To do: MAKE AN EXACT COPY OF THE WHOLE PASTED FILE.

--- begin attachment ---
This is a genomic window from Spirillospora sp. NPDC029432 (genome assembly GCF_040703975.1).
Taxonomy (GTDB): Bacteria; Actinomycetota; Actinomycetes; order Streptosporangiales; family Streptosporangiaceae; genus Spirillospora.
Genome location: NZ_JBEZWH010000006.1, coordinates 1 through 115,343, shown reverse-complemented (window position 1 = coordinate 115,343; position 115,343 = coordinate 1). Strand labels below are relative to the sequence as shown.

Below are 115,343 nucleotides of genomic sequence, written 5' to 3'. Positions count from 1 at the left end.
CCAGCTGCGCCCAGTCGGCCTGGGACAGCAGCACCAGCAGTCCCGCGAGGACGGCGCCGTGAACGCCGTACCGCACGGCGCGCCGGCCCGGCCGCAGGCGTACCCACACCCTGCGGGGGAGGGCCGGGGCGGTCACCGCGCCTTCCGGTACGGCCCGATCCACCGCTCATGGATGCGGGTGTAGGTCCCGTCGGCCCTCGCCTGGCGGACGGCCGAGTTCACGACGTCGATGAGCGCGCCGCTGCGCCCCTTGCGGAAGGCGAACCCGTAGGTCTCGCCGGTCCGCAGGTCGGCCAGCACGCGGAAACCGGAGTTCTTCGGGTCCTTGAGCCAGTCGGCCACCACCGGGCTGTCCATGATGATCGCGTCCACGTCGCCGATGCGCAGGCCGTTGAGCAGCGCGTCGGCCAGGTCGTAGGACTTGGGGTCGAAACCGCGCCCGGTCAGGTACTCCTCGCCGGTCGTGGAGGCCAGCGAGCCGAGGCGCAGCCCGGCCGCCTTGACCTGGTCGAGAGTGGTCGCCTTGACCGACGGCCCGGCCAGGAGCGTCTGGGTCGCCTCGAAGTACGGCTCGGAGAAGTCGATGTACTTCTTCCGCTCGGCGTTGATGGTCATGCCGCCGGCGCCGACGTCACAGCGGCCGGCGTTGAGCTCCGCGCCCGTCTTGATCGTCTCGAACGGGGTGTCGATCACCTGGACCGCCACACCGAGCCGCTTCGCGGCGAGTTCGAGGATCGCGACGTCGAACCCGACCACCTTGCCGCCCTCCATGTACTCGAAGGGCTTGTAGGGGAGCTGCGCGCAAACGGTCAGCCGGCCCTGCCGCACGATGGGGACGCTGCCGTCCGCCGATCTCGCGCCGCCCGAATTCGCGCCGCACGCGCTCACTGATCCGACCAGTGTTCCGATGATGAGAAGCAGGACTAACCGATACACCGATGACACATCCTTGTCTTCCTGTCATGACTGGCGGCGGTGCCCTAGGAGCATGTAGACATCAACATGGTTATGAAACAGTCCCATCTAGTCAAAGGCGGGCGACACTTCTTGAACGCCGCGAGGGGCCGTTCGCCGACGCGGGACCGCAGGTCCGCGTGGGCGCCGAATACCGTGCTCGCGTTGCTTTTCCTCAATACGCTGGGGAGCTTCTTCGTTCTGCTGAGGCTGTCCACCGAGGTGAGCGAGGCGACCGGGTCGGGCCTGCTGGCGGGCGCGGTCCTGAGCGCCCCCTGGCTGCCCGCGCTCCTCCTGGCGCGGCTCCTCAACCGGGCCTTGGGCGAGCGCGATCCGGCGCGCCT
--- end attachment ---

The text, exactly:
This is a genomic window from Spirillospora sp. NPDC029432 (genome assembly GCF_040703975.1).
Taxonomy (GTDB): Bacteria; Actinomycetota; Actinomycetes; order Streptosporangiales; family Streptosporangiaceae; genus Spirillospora.
Genome location: NZ_JBEZWH010000006.1, coordinates 1 through 115,343, shown reverse-complemented (window position 1 = coordinate 115,343; position 115,343 = coordinate 1). Strand labels below are relative to the sequence as shown.

Below are 115,343 nucleotides of genomic sequence, written 5' to 3'. Positions count from 1 at the left end.
CCAGCTGCGCCCAGTCGGCCTGGGACAGCAGCACCAGCAGTCCCGCGAGGACGGCGCCGTGAACGCCGTACCGCACGGCGCGCCGGCCCGGCCGCAGGCGTACCCACACCCTGCGGGGGAGGGCCGGGGCGGTCACCGCGCCTTCCGGTACGGCCCGATCCACCGCTCATGGATGCGGGTGTAGGTCCCGTCGGCCCTCGCCTGGCGGACGGCCGAGTTCACGACGTCGATGAGCGCGCCGCTGCGCCCCTTGCGGAAGGCGAACCCGTAGGTCTCGCCGGTCCGCAGGTCGGCCAGCACGCGGAAACCGGAGTTCTTCGGGTCCTTGAGCCAGTCGGCCACCACCGGGCTGTCCATGATGATCGCGTCCACGTCGCCGATGCGCAGGCCGTTGAGCAGCGCGTCGGCCAGGTCGTAGGACTTGGGGTCGAAACCGCGCCCGGTCAGGTACTCCTCGCCGGTCGTGGAGGCCAGCGAGCCGAGGCGCAGCCCGGCCGCCTTGACCTGGTCGAGAGTGGTCGCCTTGACCGACGGCCCGGCCAGGAGCGTCTGGGTCGCCTCGAAGTACGGCTCGGAGAAGTCGATGTACTTCTTCCGCTCGGCGTTGATGGTCATGCCGCCGGCGCCGACGTCACAGCGGCCGGCGTTGAGCTCCGCGCCCGTCTTGATCGTCTCGAACGGGGTGTCGATCACCTGGACCGCCACACCGAGCCGCTTCGCGGCGAGTTCGAGGATCGCGACGTCGAACCCGACCACCTTGCCGCCCTCCATGTACTCGAAGGGCTTGTAGGGGAGCTGCGCGCAAACGGTCAGCCGGCCCTGCCGCACGATGGGGACGCTGCCGTCCGCCGATCTCGCGCCGCCCGAATTCGCGCCGCACGCGCTCACTGATCCGACCAGTGTTCCGATGATGAGAAGCAGGACTAACCGATACACCGATGACACATCCTTGTCTTCCTGTCATGACTGGCGGCGGTGCCCTAGGAGCATGTAGACATCAACATGGTTATGAAACAGTCCCATCTAGTCAAAGGCGGGCGACACTTCTTGAACGCCGCGAGGGGCCGTTCGCCGACGCGGGACCGCAGGTCCGCGTGGGCGCCGAATACCGTGCTCGCGTTGCTTTTCCTCAATACGCTGGGGAGCTTCTTCGTTCTGCTGAGGCTGTCCACCGAGGTGAGCGAGGCGACCGGGTCGGGCCTGCTGGCGGGCGCGGTCCTGAGCGCCCCCTGGCTGCCCGCGCTCCTCCTGGCGCGGCTCCTCAACCGGGCCTTGGGCGAGCGCGATCCGGCGCGCCT